lainielou also likes the truck from La Pinata restaurant, located at the intersection of High Street and Interstate 880, behind the inexpensive gas station–NOT the truck inside the gas station! The carnitas are great, the sopes excellent. The taco truck at 98th Avenue, near the DMV, has great tortas.

El Novillo Taco Truck [Fruitvale]
in parking lot of Guadalajara Restaurant
1001 Fruitvale Ave., Oakland

La Pinata Taco Truck [Fruitvale]
720 High St., at Highway 880, Oakland

Taco Truck [Fruitvale]
at 98th Ave., near the DMV, Oakland

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Taco trucks around Oakland Airport

Empress’s Mysterious Decline Diagnosed

Negative posts have been accumulating over the last year about the rapid and puzzling decline in quality at the previously reliable Empress Pavilion. Chandavkl passes on the word on the street in Chinatown: Apparently two chefs have left Empress for the kitchen at the Universal City Hilton, and a third has gone to the Mandalay Bay hotel in Las Vegas. Which leaves the Chinatown scene looking grim, but maybe this will give the Chinese seafood-centric buffet at Universal City Hilton the edge over its San Gabriel Hilton competition.

Empress Pavilion [Chinatown]
988 N. Hill St. # 201, Los Angeles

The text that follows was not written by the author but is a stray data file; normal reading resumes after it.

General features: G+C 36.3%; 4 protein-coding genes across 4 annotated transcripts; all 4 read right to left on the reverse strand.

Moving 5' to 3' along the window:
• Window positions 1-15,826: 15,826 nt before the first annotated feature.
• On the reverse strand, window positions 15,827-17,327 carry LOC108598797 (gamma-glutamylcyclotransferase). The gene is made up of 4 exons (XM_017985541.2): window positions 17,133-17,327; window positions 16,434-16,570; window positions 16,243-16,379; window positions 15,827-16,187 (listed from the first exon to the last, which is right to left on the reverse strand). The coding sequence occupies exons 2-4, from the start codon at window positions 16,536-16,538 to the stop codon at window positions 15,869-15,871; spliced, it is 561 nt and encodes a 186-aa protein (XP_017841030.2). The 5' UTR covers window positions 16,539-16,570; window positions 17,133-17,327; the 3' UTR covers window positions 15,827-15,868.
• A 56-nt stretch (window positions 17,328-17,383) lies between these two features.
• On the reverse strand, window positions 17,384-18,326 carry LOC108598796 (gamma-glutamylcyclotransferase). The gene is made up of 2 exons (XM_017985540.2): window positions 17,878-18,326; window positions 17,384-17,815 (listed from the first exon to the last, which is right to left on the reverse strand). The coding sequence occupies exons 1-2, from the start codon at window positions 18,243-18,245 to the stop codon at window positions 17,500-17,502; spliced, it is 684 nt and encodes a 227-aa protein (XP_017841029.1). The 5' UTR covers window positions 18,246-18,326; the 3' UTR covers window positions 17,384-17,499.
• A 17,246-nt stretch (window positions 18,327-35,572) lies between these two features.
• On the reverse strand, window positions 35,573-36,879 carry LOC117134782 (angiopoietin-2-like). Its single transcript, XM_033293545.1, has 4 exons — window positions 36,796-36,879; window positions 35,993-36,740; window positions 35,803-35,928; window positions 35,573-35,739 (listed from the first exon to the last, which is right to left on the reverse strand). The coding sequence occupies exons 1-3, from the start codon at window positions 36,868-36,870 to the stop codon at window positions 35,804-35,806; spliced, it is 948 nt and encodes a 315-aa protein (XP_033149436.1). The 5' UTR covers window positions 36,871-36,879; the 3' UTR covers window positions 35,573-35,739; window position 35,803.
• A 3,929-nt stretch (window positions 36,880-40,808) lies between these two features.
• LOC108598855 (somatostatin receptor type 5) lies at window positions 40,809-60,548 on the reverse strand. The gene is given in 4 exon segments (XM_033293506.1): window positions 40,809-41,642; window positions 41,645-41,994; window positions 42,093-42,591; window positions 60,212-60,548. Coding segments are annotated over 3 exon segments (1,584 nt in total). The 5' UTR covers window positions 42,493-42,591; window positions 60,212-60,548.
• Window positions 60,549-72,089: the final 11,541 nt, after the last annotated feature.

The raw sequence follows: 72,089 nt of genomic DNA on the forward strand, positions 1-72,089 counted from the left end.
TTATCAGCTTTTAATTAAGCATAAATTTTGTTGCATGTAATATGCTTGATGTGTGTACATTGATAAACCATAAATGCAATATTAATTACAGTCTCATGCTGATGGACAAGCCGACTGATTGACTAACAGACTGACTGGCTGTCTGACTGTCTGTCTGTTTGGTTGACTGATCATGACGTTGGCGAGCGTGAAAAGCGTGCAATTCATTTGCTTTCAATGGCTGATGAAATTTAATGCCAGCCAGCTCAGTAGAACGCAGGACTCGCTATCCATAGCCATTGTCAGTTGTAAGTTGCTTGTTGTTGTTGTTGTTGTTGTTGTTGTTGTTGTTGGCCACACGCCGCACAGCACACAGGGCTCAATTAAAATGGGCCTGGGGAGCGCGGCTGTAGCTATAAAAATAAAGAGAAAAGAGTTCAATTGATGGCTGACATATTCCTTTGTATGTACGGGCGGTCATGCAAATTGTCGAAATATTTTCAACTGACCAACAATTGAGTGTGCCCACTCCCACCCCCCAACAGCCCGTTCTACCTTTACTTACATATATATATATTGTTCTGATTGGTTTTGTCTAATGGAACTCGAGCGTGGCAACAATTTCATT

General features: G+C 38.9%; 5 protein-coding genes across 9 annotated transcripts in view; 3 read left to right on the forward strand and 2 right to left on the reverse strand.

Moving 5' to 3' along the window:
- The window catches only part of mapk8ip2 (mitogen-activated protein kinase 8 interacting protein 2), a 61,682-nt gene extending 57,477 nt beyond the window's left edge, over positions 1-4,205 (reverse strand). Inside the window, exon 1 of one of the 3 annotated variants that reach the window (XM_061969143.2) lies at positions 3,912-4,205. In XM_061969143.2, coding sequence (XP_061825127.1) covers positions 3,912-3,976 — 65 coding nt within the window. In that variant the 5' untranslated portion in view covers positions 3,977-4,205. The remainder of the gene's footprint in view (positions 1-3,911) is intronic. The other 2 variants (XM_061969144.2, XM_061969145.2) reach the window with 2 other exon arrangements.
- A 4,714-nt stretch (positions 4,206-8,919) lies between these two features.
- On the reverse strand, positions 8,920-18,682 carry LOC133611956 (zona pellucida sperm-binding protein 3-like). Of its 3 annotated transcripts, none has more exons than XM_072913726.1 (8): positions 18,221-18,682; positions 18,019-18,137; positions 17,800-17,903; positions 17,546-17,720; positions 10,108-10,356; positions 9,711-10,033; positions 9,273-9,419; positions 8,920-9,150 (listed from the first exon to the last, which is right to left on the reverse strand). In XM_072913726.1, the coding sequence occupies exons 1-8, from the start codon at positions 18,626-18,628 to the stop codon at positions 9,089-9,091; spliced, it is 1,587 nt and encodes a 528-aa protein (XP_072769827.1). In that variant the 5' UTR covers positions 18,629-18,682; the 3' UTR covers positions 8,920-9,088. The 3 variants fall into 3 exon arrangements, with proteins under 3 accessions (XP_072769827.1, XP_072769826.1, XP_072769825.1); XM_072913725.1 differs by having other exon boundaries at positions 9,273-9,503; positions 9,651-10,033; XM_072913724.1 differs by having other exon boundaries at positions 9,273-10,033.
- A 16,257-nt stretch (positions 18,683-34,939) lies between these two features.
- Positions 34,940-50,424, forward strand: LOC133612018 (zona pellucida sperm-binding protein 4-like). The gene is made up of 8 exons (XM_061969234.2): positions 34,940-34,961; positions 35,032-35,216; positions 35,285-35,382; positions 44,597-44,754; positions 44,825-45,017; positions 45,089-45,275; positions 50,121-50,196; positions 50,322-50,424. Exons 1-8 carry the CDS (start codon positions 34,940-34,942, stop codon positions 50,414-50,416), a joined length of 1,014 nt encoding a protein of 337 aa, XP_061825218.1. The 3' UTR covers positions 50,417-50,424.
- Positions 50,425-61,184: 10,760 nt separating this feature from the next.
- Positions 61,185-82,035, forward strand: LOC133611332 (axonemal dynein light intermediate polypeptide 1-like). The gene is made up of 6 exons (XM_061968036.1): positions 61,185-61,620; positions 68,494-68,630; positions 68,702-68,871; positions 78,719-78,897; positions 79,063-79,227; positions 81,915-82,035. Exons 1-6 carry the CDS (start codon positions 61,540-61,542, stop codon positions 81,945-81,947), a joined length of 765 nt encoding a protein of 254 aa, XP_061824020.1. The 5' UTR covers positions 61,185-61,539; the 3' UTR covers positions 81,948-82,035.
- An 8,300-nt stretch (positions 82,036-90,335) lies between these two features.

Universal City Hilton & Towers [East San Fernando Valley]
555 Universal Hollywood Dr., Universal City

San Gabriel Hilton Hotel [San Gabriel Valley]
209 W. Valley Blvd., San Gabriel

Board Links
Explanation For Sudden Deterioration In Quality At Empress Pavilion

From the Magic Wok into the Saffron Spot

Having heard the raves about Magic Wok in Artesia, Abby went to see just how authentic this Filipino joint is, and declares that it was like eating her (Filipina) mom’s cooking–good, homey food without any fusioney flourishes.

Chicken adobo is the perfect example of this–slow-cooked in soy sauce, vinegar, crushed garlic, bay leaf, and black peppercorns. The chicken is actually fried, but the dish isn’t greasy at all. Paksiw na lechon is pork slow-cooked in a mixture of vinegar, soy sauce, peppercorns, bay leaves, sugar, salt, and liver sauce. Here, it’s a little sweeter than at some other places, but this is just part of whole range of flavors, from tangy to a little salty to sweet.

Also delicious is the ordinary-sounding bistek, which is basically thinly sliced beef steak, marinated in soy sauce, vinegar, and garlic and then fried with onions. The sauce is great over rice. Fried bangus, or milkfish, is super-delicate and moist. Add some vinegar to experience it the Filipino way–sour. Sinigang soup, tamarind based, uses sour vegetables as well to enhance the tanginess. It’s a well-done classic.